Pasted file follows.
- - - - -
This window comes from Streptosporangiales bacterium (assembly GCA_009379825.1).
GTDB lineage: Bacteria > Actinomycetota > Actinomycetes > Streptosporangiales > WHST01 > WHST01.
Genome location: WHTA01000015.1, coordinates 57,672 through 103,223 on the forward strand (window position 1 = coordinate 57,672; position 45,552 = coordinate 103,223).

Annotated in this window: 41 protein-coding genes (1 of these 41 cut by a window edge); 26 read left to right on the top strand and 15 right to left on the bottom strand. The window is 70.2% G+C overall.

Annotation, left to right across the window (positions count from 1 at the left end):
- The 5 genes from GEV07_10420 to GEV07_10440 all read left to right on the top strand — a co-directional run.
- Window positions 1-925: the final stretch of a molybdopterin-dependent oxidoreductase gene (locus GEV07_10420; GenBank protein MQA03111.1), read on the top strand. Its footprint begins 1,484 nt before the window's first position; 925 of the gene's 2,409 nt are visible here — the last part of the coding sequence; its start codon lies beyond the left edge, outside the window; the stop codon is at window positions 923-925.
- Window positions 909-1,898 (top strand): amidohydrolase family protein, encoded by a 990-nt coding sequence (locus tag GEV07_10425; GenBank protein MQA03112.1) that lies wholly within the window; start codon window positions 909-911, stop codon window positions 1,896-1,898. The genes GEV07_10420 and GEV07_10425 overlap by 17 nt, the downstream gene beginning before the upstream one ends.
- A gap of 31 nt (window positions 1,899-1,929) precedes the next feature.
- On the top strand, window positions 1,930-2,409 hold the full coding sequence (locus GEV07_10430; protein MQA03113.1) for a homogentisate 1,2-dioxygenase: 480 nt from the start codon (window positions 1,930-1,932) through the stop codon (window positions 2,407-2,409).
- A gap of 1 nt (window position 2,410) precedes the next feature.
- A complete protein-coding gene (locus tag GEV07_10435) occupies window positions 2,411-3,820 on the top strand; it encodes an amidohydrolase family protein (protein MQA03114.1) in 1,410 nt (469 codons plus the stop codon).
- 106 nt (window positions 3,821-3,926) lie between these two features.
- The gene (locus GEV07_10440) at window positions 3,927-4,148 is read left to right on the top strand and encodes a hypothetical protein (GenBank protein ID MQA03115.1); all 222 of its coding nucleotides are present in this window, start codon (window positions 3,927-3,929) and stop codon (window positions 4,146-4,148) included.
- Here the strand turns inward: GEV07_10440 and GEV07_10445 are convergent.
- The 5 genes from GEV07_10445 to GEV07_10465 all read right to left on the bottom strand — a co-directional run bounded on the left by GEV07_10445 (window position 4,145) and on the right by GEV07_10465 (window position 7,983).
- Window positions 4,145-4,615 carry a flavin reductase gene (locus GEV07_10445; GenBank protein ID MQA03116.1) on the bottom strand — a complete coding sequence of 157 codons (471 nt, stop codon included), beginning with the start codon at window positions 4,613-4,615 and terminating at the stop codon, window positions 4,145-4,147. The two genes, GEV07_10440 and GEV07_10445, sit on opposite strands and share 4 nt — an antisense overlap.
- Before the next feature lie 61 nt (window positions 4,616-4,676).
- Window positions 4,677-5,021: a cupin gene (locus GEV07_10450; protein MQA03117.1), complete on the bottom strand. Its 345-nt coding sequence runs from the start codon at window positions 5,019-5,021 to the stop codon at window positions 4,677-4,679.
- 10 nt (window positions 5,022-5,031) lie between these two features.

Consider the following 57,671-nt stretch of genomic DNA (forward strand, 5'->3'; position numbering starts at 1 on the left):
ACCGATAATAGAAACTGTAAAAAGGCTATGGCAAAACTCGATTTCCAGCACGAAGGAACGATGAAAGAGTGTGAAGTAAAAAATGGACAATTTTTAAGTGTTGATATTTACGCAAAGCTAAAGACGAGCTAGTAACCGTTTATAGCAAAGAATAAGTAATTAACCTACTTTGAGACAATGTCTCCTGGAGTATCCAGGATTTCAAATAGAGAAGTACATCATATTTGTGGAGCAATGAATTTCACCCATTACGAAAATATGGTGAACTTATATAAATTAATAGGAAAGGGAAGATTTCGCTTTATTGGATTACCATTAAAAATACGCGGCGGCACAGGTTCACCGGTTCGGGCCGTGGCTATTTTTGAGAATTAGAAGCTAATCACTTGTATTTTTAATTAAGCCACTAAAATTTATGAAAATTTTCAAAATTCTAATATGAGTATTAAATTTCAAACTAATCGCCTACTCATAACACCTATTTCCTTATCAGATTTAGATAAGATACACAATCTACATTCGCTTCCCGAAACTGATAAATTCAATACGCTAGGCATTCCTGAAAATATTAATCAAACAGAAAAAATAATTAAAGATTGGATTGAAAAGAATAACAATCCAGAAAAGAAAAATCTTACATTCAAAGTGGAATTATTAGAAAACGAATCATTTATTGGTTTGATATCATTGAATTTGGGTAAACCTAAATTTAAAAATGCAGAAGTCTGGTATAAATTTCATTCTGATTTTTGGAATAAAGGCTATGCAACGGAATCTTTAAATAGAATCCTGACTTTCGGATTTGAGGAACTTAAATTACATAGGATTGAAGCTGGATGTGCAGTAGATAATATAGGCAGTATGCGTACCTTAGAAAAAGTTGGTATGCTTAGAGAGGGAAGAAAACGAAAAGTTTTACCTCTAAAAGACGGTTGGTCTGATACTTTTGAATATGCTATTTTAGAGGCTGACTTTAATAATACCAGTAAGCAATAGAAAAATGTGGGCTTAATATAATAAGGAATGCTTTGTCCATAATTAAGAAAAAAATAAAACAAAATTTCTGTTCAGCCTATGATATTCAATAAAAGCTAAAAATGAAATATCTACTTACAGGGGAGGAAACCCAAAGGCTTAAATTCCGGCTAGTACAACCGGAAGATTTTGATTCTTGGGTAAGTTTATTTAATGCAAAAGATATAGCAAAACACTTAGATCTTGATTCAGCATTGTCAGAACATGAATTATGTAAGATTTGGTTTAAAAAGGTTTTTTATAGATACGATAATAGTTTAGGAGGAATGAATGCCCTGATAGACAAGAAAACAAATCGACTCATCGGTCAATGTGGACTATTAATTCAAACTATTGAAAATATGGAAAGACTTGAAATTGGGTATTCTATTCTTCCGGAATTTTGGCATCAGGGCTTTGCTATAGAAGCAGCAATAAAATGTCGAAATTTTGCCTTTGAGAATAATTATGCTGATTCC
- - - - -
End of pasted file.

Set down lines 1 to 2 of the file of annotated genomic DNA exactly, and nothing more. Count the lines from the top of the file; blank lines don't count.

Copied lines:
This window comes from Streptosporangiales bacterium (assembly GCA_009379825.1).
GTDB lineage: Bacteria > Actinomycetota > Actinomycetes > Streptosporangiales > WHST01 > WHST01.